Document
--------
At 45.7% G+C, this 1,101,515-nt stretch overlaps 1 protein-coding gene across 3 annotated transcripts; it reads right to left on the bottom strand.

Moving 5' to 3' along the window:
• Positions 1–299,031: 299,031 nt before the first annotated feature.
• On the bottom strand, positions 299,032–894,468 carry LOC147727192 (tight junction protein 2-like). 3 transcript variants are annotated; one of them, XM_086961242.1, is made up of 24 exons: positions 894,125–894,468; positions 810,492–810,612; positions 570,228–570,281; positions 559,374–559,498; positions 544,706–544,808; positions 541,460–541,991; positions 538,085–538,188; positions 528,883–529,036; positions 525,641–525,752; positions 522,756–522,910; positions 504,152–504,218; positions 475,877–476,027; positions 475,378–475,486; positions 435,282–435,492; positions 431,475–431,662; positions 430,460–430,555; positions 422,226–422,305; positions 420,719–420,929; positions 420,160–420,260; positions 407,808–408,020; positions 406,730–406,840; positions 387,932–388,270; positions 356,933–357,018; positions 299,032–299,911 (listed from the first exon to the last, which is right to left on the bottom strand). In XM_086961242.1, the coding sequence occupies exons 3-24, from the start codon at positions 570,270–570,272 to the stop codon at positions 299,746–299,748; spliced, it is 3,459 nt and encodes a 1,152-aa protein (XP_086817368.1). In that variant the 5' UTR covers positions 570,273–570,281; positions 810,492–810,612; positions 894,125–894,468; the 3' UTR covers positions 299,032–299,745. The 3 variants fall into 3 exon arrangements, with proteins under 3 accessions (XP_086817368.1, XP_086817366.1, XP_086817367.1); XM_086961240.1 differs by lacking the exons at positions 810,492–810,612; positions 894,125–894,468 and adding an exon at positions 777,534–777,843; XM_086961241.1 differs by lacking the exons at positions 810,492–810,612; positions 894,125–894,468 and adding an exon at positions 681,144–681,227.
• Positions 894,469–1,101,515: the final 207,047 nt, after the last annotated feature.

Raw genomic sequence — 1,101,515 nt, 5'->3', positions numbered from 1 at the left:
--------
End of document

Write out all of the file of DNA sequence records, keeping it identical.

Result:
At 45.7% G+C, this 1,101,515-nt stretch overlaps 1 protein-coding gene across 3 annotated transcripts; it reads right to left on the bottom strand.

Moving 5' to 3' along the window:
• Positions 1–299,031: 299,031 nt before the first annotated feature.
• On the bottom strand, positions 299,032–894,468 carry LOC147727192 (tight junction protein 2-like). 3 transcript variants are annotated; one of them, XM_086961242.1, is made up of 24 exons: positions 894,125–894,468; positions 810,492–810,612; positions 570,228–570,281; positions 559,374–559,498; positions 544,706–544,808; positions 541,460–541,991; positions 538,085–538,188; positions 528,883–529,036; positions 525,641–525,752; positions 522,756–522,910; positions 504,152–504,218; positions 475,877–476,027; positions 475,378–475,486; positions 435,282–435,492; positions 431,475–431,662; positions 430,460–430,555; positions 422,226–422,305; positions 420,719–420,929; positions 420,160–420,260; positions 407,808–408,020; positions 406,730–406,840; positions 387,932–388,270; positions 356,933–357,018; positions 299,032–299,911 (listed from the first exon to the last, which is right to left on the bottom strand). In XM_086961242.1, the coding sequence occupies exons 3-24, from the start codon at positions 570,270–570,272 to the stop codon at positions 299,746–299,748; spliced, it is 3,459 nt and encodes a 1,152-aa protein (XP_086817368.1). In that variant the 5' UTR covers positions 570,273–570,281; positions 810,492–810,612; positions 894,125–894,468; the 3' UTR covers positions 299,032–299,745. The 3 variants fall into 3 exon arrangements, with proteins under 3 accessions (XP_086817368.1, XP_086817366.1, XP_086817367.1); XM_086961240.1 differs by lacking the exons at positions 810,492–810,612; positions 894,125–894,468 and adding an exon at positions 777,534–777,843; XM_086961241.1 differs by lacking the exons at positions 810,492–810,612; positions 894,125–894,468 and adding an exon at positions 681,144–681,227.
• Positions 894,469–1,101,515: the final 207,047 nt, after the last annotated feature.

Raw genomic sequence — 1,101,515 nt, 5'->3', positions numbered from 1 at the left: